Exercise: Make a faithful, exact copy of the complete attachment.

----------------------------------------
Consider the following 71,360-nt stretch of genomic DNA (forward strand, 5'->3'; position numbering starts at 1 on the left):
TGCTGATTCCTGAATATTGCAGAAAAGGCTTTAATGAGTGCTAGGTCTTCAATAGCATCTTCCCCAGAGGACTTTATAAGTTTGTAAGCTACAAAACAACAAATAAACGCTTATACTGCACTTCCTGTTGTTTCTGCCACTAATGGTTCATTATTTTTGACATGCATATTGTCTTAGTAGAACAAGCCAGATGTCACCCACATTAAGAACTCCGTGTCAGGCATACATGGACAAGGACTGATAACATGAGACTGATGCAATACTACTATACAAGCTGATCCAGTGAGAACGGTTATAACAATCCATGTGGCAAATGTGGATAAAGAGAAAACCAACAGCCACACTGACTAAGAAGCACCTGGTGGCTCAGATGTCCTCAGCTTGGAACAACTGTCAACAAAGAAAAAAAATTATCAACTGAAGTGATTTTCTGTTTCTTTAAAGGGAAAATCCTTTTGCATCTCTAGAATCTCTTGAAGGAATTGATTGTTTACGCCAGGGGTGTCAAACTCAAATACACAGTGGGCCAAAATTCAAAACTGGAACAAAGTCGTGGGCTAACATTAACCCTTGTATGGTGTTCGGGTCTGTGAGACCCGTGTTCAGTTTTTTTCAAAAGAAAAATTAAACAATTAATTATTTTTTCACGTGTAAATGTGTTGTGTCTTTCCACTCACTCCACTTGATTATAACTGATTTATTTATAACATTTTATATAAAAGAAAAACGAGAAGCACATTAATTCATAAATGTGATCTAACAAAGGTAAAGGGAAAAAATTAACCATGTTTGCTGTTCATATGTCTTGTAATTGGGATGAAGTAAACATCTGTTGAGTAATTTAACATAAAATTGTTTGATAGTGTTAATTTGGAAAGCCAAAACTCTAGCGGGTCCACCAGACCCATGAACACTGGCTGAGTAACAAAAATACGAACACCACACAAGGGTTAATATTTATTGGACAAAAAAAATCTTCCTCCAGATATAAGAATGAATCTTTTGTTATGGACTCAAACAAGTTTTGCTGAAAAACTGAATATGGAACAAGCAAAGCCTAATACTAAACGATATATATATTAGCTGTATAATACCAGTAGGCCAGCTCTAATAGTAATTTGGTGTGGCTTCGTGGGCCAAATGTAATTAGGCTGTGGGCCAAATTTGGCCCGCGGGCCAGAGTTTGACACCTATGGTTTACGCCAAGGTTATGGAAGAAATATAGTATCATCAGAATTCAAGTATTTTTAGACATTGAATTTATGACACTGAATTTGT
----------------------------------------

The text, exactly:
Consider the following 71,360-nt stretch of genomic DNA (forward strand, 5'->3'; position numbering starts at 1 on the left):
TGCTGATTCCTGAATATTGCAGAAAAGGCTTTAATGAGTGCTAGGTCTTCAATAGCATCTTCCCCAGAGGACTTTATAAGTTTGTAAGCTACAAAACAACAAATAAACGCTTATACTGCACTTCCTGTTGTTTCTGCCACTAATGGTTCATTATTTTTGACATGCATATTGTCTTAGTAGAACAAGCCAGATGTCACCCACATTAAGAACTCCGTGTCAGGCATACATGGACAAGGACTGATAACATGAGACTGATGCAATACTACTATACAAGCTGATCCAGTGAGAACGGTTATAACAATCCATGTGGCAAATGTGGATAAAGAGAAAACCAACAGCCACACTGACTAAGAAGCACCTGGTGGCTCAGATGTCCTCAGCTTGGAACAACTGTCAACAAAGAAAAAAAATTATCAACTGAAGTGATTTTCTGTTTCTTTAAAGGGAAAATCCTTTTGCATCTCTAGAATCTCTTGAAGGAATTGATTGTTTACGCCAGGGGTGTCAAACTCAAATACACAGTGGGCCAAAATTCAAAACTGGAACAAAGTCGTGGGCTAACATTAACCCTTGTATGGTGTTCGGGTCTGTGAGACCCGTGTTCAGTTTTTTTCAAAAGAAAAATTAAACAATTAATTATTTTTTCACGTGTAAATGTGTTGTGTCTTTCCACTCACTCCACTTGATTATAACTGATTTATTTATAACATTTTATATAAAAGAAAAACGAGAAGCACATTAATTCATAAATGTGATCTAACAAAGGTAAAGGGAAAAAATTAACCATGTTTGCTGTTCATATGTCTTGTAATTGGGATGAAGTAAACATCTGTTGAGTAATTTAACATAAAATTGTTTGATAGTGTTAATTTGGAAAGCCAAAACTCTAGCGGGTCCACCAGACCCATGAACACTGGCTGAGTAACAAAAATACGAACACCACACAAGGGTTAATATTTATTGGACAAAAAAAATCTTCCTCCAGATATAAGAATGAATCTTTTGTTATGGACTCAAACAAGTTTTGCTGAAAAACTGAATATGGAACAAGCAAAGCCTAATACTAAACGATATATATATTAGCTGTATAATACCAGTAGGCCAGCTCTAATAGTAATTTGGTGTGGCTTCGTGGGCCAAATGTAATTAGGCTGTGGGCCAAATTTGGCCCGCGGGCCAGAGTTTGACACCTATGGTTTACGCCAAGGTTATGGAAGAAATATAGTATCATCAGAATTCAAGTATTTTTAGACATTGAATTTATGACACTGAATTTGT